Amid a COVID-19 surge in Europe, Austria imposes a lockdown
STEVE INSKEEP, HOST:
Austria imposed a country-wide lockdown on Monday that will last at least 10 days, maybe 20. This is in response to a rise in coronavirus infections and hospitalizations. About two-thirds of Austrian adults are vaccinated, which is one of the lowest rates in Europe. Journalist Benjamin Breitegger has been covering this. He's in Vienna, which means he's among those affected. Welcome to the program.
BENJAMIN BREITEGGER: Good morning.
INSKEEP: What does lockdown mean for Austrians right now?
BREITEGGER: Lockdown means that basically life has become boring again. All the nonessential stores are closed. You can go to - the supermarkets are open. The bakeries are open. All the essential stores are open. But it's very difficult to get your Christmas gifts right now. You are - basically, what the government wants is that they want to avoid large groups of people meeting inside. So you're - you can go to work. You can go out to exercise, but you shouldn't meet too many people.
INSKEEP: This is reminding me of the spring or summer of 2020 in the United States. How do people feel about these new rules?
BREITEGGER: People are - there's mixed feelings about it. There's a - some sort of resignation because it's the fourth time now that Austria is in lockdown. So people have somehow strangely gotten used to the situation. And it seems like the same situation is happening again and again where the people who got vaccinated, they're tired of being limited again because we've been through this already. And a lot of other people are angry. There was a demonstration over the weekend with 40,000 people attending, among them lots of anti-vaxers, members of the extreme right also but also people who were just protesting the decision of the government to enter into another lockdown and also criticizing the vaccine mandate that was announced.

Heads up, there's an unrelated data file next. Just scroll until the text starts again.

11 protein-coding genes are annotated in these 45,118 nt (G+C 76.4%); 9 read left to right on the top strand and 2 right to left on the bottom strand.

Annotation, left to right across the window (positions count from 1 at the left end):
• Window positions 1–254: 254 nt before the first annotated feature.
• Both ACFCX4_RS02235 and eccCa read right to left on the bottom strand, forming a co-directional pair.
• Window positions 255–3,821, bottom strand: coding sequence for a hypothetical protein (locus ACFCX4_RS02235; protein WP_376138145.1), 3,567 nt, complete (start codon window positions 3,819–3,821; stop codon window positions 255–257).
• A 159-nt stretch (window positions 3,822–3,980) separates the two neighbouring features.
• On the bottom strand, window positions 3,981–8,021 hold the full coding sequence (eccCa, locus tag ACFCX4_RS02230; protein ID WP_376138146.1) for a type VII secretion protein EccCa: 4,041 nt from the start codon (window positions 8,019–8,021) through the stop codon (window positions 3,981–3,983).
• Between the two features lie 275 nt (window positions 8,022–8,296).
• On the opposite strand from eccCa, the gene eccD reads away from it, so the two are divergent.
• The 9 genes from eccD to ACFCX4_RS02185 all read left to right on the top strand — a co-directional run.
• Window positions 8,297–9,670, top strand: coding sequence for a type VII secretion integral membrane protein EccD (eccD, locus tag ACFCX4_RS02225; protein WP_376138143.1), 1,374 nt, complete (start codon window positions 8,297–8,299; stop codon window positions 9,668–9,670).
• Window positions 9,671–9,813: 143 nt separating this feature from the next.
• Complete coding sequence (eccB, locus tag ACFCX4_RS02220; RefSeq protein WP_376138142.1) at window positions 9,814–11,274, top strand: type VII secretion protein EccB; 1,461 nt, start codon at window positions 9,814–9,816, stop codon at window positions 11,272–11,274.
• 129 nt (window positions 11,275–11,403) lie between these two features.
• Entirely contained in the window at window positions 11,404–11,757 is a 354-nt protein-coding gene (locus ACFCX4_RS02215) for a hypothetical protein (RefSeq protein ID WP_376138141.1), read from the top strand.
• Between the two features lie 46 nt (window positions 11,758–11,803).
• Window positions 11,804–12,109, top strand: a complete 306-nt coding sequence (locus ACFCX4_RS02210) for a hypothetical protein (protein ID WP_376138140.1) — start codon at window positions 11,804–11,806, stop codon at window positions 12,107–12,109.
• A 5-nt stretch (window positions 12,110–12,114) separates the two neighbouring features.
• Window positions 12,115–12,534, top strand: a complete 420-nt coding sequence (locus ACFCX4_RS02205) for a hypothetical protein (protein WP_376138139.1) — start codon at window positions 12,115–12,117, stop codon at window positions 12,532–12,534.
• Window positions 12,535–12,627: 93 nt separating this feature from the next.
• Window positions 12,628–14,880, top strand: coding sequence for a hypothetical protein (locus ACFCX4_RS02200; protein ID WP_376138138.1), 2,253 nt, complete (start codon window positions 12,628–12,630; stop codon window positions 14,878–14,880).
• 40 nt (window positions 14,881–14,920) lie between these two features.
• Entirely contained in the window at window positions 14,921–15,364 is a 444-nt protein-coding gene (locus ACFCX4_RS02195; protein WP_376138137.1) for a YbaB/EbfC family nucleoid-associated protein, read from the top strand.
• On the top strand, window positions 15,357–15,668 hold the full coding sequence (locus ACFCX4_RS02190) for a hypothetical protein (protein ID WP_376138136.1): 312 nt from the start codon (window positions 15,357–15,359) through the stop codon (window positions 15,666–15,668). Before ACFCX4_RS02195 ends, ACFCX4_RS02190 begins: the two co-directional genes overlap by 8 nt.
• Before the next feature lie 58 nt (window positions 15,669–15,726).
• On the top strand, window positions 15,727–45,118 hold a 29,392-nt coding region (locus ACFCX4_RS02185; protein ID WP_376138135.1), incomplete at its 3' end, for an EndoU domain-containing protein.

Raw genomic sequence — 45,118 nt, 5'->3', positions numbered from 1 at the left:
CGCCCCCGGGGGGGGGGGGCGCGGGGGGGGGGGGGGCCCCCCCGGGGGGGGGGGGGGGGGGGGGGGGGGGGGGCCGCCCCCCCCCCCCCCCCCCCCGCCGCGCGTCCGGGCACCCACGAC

INSKEEP: Well, let's talk about that because, as I understand it, all adults are supposed to be vaccinated by February 1, a nationwide adult vaccine mandate. Why have the rates been so low up to now?
BREITEGGER: Well, they seem to be low in all German-speaking countries, and I think it's a mix. Like, in Austria, it's sort of - it's a mistrust in the coalition government that has often communicated in a very confusing way. The former chancellor has declared the pandemic over multiple times. It was announced that there certainly wouldn't be another lockdown. And here we find ourselves again in a country shut down. And then there's also the far right, the so-called Freedom Party in Austria, which every - roughly every fifth Austrian would vote for if there was an election now. And they spread lots of misinformation or - what was it called during the Trump presidency? - alternative facts, like that certain medications that have proven not to be useful treatment are safe to treat COVID and that the vaccines aren't needed.
One anecdote which I think explains a lot - I'd call it a fun fact if it weren't that tragic - is that the head of the far right called for a press conference in September. There was a rumor that he might have gotten a COVID jab secretly, so he called a press conference to show results from a blood test that he had taken to prove that he had no antibodies, that he had not gotten vaccinated. So, yeah, that's the mood. Of course, he's in quarantine right now because he had gotten infected.
INSKEEP: Oh, but he went out and proved that he had not been vaccinated. Thanks so much for the update from Austria, really appreciate it.
BREITEGGER: You're welcome.
INSKEEP: That's journalist Benjamin Breitegger.
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